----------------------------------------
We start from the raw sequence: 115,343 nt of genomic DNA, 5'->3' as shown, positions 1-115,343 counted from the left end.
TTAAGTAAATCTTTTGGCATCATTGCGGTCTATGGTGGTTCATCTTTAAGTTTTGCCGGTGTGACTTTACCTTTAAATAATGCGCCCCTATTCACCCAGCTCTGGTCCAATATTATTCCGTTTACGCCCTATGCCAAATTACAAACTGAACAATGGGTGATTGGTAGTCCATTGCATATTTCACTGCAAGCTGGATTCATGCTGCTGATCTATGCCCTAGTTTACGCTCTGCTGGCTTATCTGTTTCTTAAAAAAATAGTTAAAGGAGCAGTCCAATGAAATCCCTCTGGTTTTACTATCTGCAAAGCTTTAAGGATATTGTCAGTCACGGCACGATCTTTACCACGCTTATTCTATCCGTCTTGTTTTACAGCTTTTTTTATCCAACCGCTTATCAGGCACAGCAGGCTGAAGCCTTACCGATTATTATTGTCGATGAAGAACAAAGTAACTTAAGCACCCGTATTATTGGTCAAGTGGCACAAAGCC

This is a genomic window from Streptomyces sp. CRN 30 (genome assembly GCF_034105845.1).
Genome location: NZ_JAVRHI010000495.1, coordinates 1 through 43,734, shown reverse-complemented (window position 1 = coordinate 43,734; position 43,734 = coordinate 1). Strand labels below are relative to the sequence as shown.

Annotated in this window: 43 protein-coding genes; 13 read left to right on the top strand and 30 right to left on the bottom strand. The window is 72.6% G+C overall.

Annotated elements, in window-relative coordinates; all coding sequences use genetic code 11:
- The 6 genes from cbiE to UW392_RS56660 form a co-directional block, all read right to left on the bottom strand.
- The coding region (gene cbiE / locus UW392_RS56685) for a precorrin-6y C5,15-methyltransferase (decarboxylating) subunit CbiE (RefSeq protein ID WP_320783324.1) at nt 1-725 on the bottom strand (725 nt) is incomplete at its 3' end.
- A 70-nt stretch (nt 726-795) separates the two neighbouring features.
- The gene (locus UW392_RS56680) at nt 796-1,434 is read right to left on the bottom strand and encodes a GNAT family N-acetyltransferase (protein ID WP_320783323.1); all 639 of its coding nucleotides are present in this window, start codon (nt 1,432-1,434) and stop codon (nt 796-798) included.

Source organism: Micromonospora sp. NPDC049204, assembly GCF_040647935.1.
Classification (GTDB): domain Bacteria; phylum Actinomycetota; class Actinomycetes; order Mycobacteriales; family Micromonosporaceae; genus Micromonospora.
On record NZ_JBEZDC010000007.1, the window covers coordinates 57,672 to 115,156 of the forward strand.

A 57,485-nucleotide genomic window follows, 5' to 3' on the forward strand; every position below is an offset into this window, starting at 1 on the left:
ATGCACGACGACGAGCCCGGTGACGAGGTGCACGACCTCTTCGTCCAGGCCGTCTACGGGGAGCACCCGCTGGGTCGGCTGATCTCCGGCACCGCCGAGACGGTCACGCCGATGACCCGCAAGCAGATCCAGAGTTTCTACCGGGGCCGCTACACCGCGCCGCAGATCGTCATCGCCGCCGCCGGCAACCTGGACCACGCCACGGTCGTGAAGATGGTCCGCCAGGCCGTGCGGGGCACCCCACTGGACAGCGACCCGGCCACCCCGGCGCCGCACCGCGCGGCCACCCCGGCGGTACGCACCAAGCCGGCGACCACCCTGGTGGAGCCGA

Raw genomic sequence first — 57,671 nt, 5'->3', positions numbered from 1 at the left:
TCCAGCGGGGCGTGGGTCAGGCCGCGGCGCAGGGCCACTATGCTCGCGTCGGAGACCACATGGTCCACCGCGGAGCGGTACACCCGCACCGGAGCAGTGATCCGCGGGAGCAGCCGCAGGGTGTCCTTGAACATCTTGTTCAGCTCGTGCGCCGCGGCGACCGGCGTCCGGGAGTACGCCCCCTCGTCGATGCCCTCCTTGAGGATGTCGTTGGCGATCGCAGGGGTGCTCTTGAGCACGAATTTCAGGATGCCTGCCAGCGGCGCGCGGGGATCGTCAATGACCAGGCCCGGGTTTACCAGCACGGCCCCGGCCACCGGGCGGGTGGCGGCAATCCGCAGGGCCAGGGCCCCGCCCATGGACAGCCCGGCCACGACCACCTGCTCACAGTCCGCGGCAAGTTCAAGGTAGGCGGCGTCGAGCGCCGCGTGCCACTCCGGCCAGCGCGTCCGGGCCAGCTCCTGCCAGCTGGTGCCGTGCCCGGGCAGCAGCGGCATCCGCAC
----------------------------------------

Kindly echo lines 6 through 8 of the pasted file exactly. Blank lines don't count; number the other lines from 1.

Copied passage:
Annotated elements, in window-relative coordinates; all coding sequences use genetic code 11:
- The 6 genes from cbiE to UW392_RS56660 form a co-directional block, all read right to left on the bottom strand.
- The coding region (gene cbiE / locus UW392_RS56685) for a precorrin-6y C5,15-methyltransferase (decarboxylating) subunit CbiE (RefSeq protein ID WP_320783324.1) at nt 1-725 on the bottom strand (725 nt) is incomplete at its 3' end.